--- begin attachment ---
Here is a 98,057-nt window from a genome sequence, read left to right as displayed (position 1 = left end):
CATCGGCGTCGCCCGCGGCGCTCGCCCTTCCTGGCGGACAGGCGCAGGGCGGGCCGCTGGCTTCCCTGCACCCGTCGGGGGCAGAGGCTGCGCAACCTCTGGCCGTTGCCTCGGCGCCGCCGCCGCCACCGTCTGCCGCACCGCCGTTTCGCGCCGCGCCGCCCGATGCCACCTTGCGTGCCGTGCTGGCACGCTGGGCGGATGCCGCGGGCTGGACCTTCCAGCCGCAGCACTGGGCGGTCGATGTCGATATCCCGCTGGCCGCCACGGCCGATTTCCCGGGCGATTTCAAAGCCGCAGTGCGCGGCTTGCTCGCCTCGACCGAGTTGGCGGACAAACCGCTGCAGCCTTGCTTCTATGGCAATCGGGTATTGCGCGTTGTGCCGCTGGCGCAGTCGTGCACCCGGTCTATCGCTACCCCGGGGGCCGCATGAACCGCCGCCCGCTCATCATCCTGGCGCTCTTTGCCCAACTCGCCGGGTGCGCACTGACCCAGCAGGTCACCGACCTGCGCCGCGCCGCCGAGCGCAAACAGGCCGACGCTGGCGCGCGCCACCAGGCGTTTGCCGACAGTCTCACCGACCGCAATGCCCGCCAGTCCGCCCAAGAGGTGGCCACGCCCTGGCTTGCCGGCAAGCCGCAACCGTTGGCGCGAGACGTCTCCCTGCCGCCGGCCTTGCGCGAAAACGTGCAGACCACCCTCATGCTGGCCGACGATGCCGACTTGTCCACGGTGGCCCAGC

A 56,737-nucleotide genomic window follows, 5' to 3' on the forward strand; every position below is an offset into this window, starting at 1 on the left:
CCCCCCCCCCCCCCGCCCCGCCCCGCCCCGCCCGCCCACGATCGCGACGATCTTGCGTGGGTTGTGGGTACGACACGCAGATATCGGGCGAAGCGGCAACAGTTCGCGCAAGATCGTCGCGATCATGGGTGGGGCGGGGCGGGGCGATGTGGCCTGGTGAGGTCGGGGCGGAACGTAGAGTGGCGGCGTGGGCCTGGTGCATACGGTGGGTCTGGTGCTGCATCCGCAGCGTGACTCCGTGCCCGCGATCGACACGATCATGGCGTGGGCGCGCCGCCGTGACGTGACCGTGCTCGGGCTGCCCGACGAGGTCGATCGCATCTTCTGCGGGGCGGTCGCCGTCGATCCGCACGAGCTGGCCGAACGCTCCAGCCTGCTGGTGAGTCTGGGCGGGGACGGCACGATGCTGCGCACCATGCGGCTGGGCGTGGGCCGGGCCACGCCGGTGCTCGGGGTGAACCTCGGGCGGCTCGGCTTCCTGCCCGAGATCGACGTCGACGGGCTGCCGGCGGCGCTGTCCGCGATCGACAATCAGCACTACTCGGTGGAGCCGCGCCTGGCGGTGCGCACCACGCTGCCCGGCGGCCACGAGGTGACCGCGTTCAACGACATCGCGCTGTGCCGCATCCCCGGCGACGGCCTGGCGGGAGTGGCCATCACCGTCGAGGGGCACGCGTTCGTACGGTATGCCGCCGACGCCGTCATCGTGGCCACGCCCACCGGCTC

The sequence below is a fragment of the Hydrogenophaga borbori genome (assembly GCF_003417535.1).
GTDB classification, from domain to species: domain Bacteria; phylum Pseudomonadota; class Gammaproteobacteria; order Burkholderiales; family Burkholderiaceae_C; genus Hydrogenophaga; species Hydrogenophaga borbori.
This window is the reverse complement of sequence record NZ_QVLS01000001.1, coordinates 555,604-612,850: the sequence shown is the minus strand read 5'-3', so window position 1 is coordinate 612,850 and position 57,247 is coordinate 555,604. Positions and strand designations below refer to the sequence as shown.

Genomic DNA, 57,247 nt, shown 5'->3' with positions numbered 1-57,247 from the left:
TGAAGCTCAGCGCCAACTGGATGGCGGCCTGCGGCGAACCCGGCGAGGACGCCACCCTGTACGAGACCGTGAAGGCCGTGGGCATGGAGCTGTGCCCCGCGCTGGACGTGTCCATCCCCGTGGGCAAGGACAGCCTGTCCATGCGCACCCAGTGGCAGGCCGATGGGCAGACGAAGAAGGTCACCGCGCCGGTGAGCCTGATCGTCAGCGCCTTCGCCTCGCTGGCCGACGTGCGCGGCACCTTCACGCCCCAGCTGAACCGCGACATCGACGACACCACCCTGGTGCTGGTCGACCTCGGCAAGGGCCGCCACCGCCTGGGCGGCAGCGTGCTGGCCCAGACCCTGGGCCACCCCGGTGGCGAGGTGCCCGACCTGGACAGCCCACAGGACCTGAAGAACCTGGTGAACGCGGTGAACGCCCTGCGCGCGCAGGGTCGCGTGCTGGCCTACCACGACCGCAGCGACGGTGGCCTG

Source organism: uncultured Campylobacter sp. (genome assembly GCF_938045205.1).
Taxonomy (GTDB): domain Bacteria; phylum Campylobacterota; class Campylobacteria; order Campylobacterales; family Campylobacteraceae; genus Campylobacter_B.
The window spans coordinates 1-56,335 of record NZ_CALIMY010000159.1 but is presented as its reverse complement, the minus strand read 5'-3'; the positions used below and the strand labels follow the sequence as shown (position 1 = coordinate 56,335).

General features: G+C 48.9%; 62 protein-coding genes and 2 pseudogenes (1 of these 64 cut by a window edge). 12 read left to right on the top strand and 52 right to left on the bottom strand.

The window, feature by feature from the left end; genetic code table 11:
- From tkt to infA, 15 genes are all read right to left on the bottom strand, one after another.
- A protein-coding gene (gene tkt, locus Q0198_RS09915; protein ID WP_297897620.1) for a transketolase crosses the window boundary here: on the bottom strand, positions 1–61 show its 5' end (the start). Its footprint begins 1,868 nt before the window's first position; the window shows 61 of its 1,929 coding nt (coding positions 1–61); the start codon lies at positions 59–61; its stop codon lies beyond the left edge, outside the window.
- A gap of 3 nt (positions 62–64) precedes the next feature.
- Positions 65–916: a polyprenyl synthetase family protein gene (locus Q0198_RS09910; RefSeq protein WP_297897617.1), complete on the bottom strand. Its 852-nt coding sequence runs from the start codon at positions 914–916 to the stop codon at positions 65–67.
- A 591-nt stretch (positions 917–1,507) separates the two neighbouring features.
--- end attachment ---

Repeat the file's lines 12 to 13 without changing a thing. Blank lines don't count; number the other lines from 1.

The window spans coordinates 1-56,335 of record NZ_CALIMY010000159.1 but is presented as its reverse complement, the minus strand read 5'-3'; the positions used below and the strand labels follow the sequence as shown (position 1 = coordinate 56,335).

General features: G+C 48.9%; 62 protein-coding genes and 2 pseudogenes (1 of these 64 cut by a window edge). 12 read left to right on the top strand and 52 right to left on the bottom strand.